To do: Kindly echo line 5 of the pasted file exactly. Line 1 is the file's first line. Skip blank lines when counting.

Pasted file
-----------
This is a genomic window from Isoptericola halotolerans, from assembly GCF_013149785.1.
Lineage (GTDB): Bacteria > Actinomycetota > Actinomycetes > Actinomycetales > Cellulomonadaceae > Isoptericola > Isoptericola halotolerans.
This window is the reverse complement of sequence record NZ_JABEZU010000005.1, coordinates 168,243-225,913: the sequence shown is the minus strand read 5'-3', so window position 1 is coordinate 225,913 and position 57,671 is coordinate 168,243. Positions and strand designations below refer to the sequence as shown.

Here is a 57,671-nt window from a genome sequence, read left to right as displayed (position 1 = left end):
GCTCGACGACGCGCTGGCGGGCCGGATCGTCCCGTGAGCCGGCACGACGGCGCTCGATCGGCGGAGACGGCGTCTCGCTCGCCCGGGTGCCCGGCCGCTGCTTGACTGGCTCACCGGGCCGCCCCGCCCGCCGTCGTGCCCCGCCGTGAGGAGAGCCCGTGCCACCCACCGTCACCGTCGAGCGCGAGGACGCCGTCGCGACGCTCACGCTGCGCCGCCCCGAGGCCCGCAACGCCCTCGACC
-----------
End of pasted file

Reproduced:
GCTCGACGACGCGCTGGCGGGCCGGATCGTCCCGTGAGCCGGCACGACGGCGCTCGATCGGCGGAGACGGCGTCTCGCTCGCCCGGGTGCCCGGCCGCTGCTTGACTGGCTCACCGGGCCGCCCCGCCCGCCGTCGTGCCCCGCCGTGAGGAGAGCCCGTGCCACCCACCGTCACCGTCGAGCGCGAGGACGCCGTCGCGACGCTCACGCTGCGCCGCCCCGAGGCCCGCAACGCCCTCGACC